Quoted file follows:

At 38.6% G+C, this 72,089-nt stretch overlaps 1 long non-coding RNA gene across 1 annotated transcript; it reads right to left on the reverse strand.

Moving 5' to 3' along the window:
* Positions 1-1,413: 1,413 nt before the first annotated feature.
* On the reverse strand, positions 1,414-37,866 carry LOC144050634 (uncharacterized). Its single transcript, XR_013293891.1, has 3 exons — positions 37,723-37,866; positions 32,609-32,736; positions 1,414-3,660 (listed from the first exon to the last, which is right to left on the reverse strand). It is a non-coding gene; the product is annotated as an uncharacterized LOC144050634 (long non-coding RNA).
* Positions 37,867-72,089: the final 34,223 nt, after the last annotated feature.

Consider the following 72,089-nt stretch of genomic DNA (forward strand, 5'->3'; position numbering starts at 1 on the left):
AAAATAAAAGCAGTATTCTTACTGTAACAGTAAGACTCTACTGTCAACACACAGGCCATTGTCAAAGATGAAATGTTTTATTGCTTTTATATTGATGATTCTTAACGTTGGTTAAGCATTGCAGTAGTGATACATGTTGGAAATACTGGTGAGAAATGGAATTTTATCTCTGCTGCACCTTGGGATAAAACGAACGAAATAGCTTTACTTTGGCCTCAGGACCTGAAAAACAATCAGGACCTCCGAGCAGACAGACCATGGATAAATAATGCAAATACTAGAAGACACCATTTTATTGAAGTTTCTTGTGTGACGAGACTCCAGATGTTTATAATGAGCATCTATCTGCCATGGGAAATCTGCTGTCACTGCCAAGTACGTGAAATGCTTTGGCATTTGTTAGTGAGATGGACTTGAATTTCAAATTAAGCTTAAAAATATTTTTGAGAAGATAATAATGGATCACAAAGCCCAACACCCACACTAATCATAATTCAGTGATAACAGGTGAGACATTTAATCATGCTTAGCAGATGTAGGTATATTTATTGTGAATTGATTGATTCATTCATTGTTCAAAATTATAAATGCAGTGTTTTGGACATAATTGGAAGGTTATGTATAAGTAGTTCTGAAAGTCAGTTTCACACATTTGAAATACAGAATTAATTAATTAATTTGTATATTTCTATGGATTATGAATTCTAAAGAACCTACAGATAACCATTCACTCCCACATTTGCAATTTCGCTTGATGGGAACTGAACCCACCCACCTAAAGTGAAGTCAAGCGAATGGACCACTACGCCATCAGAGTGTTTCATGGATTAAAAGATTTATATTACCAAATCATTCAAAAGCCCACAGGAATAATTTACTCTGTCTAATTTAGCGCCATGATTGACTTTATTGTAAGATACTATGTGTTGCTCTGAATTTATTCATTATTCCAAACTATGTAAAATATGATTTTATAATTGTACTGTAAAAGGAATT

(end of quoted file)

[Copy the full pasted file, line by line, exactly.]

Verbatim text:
At 38.6% G+C, this 72,089-nt stretch overlaps 1 long non-coding RNA gene across 1 annotated transcript; it reads right to left on the reverse strand.

Moving 5' to 3' along the window:
* Positions 1-1,413: 1,413 nt before the first annotated feature.
* On the reverse strand, positions 1,414-37,866 carry LOC144050634 (uncharacterized). Its single transcript, XR_013293891.1, has 3 exons — positions 37,723-37,866; positions 32,609-32,736; positions 1,414-3,660 (listed from the first exon to the last, which is right to left on the reverse strand). It is a non-coding gene; the product is annotated as an uncharacterized LOC144050634 (long non-coding RNA).
* Positions 37,867-72,089: the final 34,223 nt, after the last annotated feature.

Consider the following 72,089-nt stretch of genomic DNA (forward strand, 5'->3'; position numbering starts at 1 on the left):
AAAATAAAAGCAGTATTCTTACTGTAACAGTAAGACTCTACTGTCAACACACAGGCCATTGTCAAAGATGAAATGTTTTATTGCTTTTATATTGATGATTCTTAACGTTGGTTAAGCATTGCAGTAGTGATACATGTTGGAAATACTGGTGAGAAATGGAATTTTATCTCTGCTGCACCTTGGGATAAAACGAACGAAATAGCTTTACTTTGGCCTCAGGACCTGAAAAACAATCAGGACCTCCGAGCAGACAGACCATGGATAAATAATGCAAATACTAGAAGACACCATTTTATTGAAGTTTCTTGTGTGACGAGACTCCAGATGTTTATAATGAGCATCTATCTGCCATGGGAAATCTGCTGTCACTGCCAAGTACGTGAAATGCTTTGGCATTTGTTAGTGAGATGGACTTGAATTTCAAATTAAGCTTAAAAATATTTTTGAGAAGATAATAATGGATCACAAAGCCCAACACCCACACTAATCATAATTCAGTGATAACAGGTGAGACATTTAATCATGCTTAGCAGATGTAGGTATATTTATTGTGAATTGATTGATTCATTCATTGTTCAAAATTATAAATGCAGTGTTTTGGACATAATTGGAAGGTTATGTATAAGTAGTTCTGAAAGTCAGTTTCACACATTTGAAATACAGAATTAATTAATTAATTTGTATATTTCTATGGATTATGAATTCTAAAGAACCTACAGATAACCATTCACTCCCACATTTGCAATTTCGCTTGATGGGAACTGAACCCACCCACCTAAAGTGAAGTCAAGCGAATGGACCACTACGCCATCAGAGTGTTTCATGGATTAAAAGATTTATATTACCAAATCATTCAAAAGCCCACAGGAATAATTTACTCTGTCTAATTTAGCGCCATGATTGACTTTATTGTAAGATACTATGTGTTGCTCTGAATTTATTCATTATTCCAAACTATGTAAAATATGATTTTATAATTGTACTGTAAAAGGAATT